The openings in the screen are sufficient to allow the passing of metal filings, yet are too small to allow the jeweler's hand to pass therethrough. Due to the distance between the screen and bottom of the collection drawer, the jeweler's finger cannot pass through the screen to reach the metal filings.
The jeweler's bench pan is adapted to be below the hands of the working jeweler, who will cause metal filings to fall through the mesh screen and rest in the collection drawer. In this fashion, the jeweler can work over a bench pan, which has a similar functional relationship to prior bench pans, but which now provides, for the first time, a pilfer-proof collection system for the metal filings.
FIG. 1 is a perspective view of a jeweler's work bench including a bench pan.
FIG. 2 is an exploded perspective view of the jeweler's pilfer-proof bench pan.
FIG. 1 illustrates one type of conventional jewler's work bench 1 comprised of a hard top surface 2 generally formed of wood, such as maple, sturdy steel side legs 3--3, a drawer 4 and a bench pan 5. In this illustration, both the drawer 4 and bench pan 5 slide under the top on suitable drawer guides. In this manner, the work bench is conventional, and my invention will merely replace the prior jeweler's bench pan 5.
FIG. 2 is an exploded perspective view of my pilfer-proof collection box invention. The bench pan 10 is provided with parallel sides 12 and 14, and front and back planks, 16 and 18, respectively. The sides and planks are connected together to form a box-like structure having a rigid frame. A screen 20 totally covers the upper surface of the box, with the screen comprising a wire matrix of substantially thin wire forming an array of openings through which precious metal filings may pass, as they fall from an article of jewelry being worked on by the jeweler.
The bottom of the bench pan is formed of a collection drawer 22 adapted to be slideably inserted in a slide assembly 24 to form a closed front surface for the bench pan, when the collection drawer is in place.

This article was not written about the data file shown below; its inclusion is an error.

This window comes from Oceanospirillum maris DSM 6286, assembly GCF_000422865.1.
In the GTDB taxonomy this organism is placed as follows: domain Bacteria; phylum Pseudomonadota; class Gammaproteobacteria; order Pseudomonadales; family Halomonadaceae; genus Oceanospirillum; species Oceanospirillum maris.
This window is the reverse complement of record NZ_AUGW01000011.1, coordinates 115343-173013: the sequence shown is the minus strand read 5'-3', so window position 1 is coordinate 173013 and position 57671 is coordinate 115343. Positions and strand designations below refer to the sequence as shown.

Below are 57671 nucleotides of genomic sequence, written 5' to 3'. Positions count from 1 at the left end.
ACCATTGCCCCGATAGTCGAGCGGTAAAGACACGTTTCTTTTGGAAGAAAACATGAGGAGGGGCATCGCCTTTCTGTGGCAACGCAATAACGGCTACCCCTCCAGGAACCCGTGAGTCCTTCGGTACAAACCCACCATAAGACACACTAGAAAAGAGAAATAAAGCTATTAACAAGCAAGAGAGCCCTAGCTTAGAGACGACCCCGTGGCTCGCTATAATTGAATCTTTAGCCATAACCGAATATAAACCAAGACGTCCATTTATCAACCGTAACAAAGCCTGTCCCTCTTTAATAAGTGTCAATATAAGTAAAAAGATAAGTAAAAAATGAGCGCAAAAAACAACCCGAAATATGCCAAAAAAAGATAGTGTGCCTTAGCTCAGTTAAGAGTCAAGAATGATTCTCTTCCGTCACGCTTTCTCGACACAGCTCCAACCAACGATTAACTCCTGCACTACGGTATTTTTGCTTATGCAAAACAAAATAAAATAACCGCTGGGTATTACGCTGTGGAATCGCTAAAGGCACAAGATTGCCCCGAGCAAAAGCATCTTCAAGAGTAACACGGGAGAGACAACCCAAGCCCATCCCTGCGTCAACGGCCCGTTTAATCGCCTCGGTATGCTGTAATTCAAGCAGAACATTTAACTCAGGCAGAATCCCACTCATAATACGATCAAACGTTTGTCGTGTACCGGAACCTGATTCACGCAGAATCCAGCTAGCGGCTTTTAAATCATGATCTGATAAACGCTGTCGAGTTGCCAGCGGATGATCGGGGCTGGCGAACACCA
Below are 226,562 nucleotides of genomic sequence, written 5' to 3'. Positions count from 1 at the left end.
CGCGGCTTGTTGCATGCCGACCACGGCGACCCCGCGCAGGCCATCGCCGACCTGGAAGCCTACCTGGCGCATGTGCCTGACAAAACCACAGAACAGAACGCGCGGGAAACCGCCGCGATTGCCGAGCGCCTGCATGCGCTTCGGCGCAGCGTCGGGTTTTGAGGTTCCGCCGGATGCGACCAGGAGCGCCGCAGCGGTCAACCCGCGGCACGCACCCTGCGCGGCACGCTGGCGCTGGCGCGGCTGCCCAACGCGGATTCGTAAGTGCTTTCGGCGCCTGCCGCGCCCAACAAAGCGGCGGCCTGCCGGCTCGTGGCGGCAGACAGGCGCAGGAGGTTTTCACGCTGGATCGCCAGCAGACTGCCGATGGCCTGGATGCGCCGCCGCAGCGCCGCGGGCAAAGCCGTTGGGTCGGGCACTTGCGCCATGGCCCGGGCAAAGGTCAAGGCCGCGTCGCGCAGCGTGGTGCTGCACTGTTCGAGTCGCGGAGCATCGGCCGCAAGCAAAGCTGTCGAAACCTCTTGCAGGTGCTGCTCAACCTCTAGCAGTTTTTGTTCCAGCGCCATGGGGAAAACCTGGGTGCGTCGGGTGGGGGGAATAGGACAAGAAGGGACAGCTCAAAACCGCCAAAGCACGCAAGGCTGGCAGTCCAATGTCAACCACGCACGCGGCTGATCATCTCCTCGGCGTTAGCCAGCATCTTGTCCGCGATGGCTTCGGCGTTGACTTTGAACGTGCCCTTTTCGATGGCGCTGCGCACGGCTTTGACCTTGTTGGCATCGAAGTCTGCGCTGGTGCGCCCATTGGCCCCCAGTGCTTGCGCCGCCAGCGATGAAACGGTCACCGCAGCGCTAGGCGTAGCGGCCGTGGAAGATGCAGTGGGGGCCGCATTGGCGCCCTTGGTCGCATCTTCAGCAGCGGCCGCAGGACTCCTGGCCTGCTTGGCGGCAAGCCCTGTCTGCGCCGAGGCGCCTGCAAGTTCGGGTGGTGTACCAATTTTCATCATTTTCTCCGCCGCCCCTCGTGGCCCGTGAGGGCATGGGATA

A lock means is comprised of a lock 26 formed in the front plank 16 which cooperates with a latch 28 attached to the front plank of drawer 22, so that when the collection box is in place and the lock means is properly operated, the collection drawer will be locked. In this manner, the precious metal filings which fall through the screen will come to rest in the collection drawer and will remain there until an authorized person opens lock 26.
As stated above, screen 20 is recessed with regard to the top edges of sides 12 and 14 and front and rear plank 16 and 18, so as to ensure that metal filings do not accidentally slip over the side of the jeweler's bench pan as the jewelry is being manually worked. The top front surfaces 30 and 32 of sides 12 and 14 respectively are tapered downwardly to further enhance the functionality of the jeweler's bench pan.
In order to eliminate accidents, the front edges of the front plank 34 of the collection drawer are rounded to eliminate sharp edges.
As described, my invention represents a significant improvement in the art. Within the confines of designing a jeweler's bench pan to be substantially similar in look and function to prior bench pans, I have invented a novel security system in which the jeweler can work as he alway has, yet the employer need not wory that the jeweler will remove the metal filings unnoticed which conventionally fall to the bottom of the bench pan. The provision of a recessed metal screen preventing access to the filings, while permitting the jeweler to work in his normal fashion represents an improvement. Further, the provision of the locked collection drawer in which the metal filings are collected until an authorized person seeks to remove them also represents an advance over the art.
Additionally, the metal screen serves as a surface upon which the jeweler may place his tools without fear that the tools will slip or fall into the catachment area for the metal filings.
Although my invention has been described above with regard to a specific embodiment illustrated, departures therefrom may be made by those of ordinary skill in the art, while still encompassing the novel aspects and principals of my invention. For instance, the pilfer-proof collection box could be used with gliding wheels or other apparatus which are used to work on items made of precious metals, from which filings or particles fall off.